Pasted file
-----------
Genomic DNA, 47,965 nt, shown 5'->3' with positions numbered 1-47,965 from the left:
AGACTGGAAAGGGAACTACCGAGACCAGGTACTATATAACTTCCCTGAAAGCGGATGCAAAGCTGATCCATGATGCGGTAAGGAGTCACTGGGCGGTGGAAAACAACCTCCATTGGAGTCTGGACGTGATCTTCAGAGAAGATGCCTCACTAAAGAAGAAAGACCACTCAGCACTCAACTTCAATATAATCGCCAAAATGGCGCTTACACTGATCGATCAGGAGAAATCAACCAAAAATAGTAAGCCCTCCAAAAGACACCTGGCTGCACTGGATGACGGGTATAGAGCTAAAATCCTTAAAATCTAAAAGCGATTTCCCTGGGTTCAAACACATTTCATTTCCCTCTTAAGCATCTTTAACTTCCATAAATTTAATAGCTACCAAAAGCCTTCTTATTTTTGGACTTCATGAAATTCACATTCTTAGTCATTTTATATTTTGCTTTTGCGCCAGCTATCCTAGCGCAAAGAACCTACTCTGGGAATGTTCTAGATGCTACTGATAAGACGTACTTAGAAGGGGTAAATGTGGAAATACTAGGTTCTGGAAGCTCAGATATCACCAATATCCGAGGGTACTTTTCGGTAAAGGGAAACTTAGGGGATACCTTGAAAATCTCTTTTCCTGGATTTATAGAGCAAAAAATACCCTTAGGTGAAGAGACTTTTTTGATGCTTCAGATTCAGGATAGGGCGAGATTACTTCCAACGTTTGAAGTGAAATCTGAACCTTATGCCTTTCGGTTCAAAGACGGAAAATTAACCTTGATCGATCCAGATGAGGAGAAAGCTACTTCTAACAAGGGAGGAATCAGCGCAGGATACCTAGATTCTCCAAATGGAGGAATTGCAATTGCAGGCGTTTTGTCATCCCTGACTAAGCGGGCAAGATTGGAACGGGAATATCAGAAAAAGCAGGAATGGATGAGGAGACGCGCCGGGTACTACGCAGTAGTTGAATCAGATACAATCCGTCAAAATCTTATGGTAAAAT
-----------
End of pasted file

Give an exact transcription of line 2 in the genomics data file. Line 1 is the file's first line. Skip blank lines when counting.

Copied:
AGACTGGAAAGGGAACTACCGAGACCAGGTACTATATAACTTCCCTGAAAGCGGATGCAAAGCTGATCCATGATGCGGTAAGGAGTCACTGGGCGGTGGAAAACAACCTCCATTGGAGTCTGGACGTGATCTTCAGAGAAGATGCCTCACTAAAGAAGAAAGACCACTCAGCACTCAACTTCAATATAATCGCCAAAATGGCGCTTACACTGATCGATCAGGAGAAATCAACCAAAAATAGTAAGCCCTCCAAAAGACACCTGGCTGCACTGGATGACGGGTATAGAGCTAAAATCCTTAAAATCTAAAAGCGATTTCCCTGGGTTCAAACACATTTCATTTCCCTCTTAAGCATCTTTAACTTCCATAAATTTAATAGCTACCAAAAGCCTTCTTATTTTTGGACTTCATGAAATTCACATTCTTAGTCATTTTATATTTTGCTTTTGCGCCAGCTATCCTAGCGCAAAGAACCTACTCTGGGAATGTTCTAGATGCTACTGATAAGACGTACTTAGAAGGGGTAAATGTGGAAATACTAGGTTCTGGAAGCTCAGATATCACCAATATCCGAGGGTACTTTTCGGTAAAGGGAAACTTAGGGGATACCTTGAAAATCTCTTTTCCTGGATTTATAGAGCAAAAAATACCCTTAGGTGAAGAGACTTTTTTGATGCTTCAGATTCAGGATAGGGCGAGATTACTTCCAACGTTTGAAGTGAAATCTGAACCTTATGCCTTTCGGTTCAAAGACGGAAAATTAACCTTGATCGATCCAGATGAGGAGAAAGCTACTTCTAACAAGGGAGGAATCAGCGCAGGATACCTAGATTCTCCAAATGGAGGAATTGCAATTGCAGGCGTTTTGTCATCCCTGACTAAGCGGGCAAGATTGGAACGGGAATATCAGAAAAAGCAGGAATGGATGAGGAGACGCGCCGGGTACTACGCAGTAGTTGAATCAGATACAATCCGTCAAAATCTTATGGTAAAAT